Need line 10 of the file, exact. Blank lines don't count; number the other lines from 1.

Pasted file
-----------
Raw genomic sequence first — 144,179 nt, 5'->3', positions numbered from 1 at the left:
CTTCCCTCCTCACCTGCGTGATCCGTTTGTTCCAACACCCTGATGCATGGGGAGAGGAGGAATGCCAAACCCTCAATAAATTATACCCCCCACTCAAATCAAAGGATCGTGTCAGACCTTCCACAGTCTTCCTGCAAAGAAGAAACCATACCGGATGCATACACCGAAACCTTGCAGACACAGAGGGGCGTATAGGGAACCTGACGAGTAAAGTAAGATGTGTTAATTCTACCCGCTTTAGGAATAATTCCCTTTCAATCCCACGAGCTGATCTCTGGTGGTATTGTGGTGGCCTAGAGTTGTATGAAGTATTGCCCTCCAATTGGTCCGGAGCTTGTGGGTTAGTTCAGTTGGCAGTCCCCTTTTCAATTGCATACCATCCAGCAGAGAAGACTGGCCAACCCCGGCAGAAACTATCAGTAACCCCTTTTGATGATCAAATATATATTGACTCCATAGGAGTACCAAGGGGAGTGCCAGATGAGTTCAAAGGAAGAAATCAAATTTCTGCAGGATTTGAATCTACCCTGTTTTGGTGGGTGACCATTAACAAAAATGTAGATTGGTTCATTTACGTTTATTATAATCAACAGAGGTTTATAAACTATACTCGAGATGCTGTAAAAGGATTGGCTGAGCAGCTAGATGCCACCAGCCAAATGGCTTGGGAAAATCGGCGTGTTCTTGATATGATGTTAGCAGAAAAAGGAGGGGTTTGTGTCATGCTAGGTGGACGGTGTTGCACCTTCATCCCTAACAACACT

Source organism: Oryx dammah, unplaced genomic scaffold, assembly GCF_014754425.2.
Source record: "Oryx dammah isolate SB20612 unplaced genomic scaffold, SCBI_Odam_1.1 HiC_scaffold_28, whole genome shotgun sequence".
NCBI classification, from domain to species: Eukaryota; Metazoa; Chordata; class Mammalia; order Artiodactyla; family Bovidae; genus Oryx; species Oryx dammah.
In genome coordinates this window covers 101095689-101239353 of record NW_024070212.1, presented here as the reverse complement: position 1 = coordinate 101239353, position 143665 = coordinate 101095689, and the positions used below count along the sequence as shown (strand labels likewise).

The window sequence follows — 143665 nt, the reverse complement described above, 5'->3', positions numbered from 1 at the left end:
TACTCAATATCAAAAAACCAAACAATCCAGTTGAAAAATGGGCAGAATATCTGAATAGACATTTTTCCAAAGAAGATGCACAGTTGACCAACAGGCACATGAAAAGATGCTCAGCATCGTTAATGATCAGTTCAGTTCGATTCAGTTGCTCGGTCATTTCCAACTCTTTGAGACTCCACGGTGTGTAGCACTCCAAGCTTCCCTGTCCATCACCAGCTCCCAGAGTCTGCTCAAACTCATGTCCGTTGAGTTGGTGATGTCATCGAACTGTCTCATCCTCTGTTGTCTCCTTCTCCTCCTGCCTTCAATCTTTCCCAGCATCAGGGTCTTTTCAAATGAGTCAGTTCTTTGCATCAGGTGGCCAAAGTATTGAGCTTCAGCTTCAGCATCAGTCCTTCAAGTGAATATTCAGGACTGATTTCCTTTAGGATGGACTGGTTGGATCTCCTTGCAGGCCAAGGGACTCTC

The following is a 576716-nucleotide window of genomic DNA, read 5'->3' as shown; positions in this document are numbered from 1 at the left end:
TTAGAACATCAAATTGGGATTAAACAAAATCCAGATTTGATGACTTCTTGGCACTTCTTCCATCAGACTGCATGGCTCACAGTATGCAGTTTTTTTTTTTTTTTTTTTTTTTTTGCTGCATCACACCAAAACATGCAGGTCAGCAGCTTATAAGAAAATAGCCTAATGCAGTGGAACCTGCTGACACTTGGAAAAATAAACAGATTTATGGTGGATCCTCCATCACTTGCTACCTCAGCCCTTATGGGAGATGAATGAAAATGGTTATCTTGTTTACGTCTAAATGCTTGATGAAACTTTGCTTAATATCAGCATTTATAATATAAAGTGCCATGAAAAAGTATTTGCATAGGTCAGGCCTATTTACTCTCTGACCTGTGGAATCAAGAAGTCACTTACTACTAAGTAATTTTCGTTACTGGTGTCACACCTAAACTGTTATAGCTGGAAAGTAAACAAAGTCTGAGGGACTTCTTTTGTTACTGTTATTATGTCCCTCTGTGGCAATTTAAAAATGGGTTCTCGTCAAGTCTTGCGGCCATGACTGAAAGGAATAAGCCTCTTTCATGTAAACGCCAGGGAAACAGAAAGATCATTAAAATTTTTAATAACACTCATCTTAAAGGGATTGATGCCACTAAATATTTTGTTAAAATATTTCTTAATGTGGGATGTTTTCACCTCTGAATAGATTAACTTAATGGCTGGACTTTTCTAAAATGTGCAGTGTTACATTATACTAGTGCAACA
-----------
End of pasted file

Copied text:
TTAGAACATCAAATTGGGATTAAACAAAATCCAGATTTGATGACTTCTTGGCACTTCTTCCATCAGACTGCATGGCTCACAGTATGCAGTTTTTTTTTTTTTTTTTTTTTTTTTGCTGCATCACACCAAAACATGCAGGTCAGCAGCTTATAAGAAAATAGCCTAATGCAGTGGAACCTGCTGACACTTGGAAAAATAAACAGATTTATGGTGGATCCTCCATCACTTGCTACCTCAGCCCTTATGGGAGATGAATGAAAATGGTTATCTTGTTTACGTCTAAATGCTTGATGAAACTTTGCTTAATATCAGCATTTATAATATAAAGTGCCATGAAAAAGTATTTGCATAGGTCAGGCCTATTTACTCTCTGACCTGTGGAATCAAGAAGTCACTTACTACTAAGTAATTTTCGTTACTGGTGTCACACCTAAACTGTTATAGCTGGAAAGTAAACAAAGTCTGAGGGACTTCTTTTGTTACTGTTATTATGTCCCTCTGTGGCAATTTAAAAATGGGTTCTCGTCAAGTCTTGCGGCCATGACTGAAAGGAATAAGCCTCTTTCATGTAAACGCCAGGGAAACAGAAAGATCATTAAAATTTTTAATAACACTCATCTTAAAGGGATTGATGCCACTAAATATTTTGTTAAAATATTTCTTAATGTGGGATGTTTTCACCTCTGAATAGATTAACTTAATGGCTGGACTTTTCTAAAATGTGCAGTGTTACATTATACTAGTGCAACA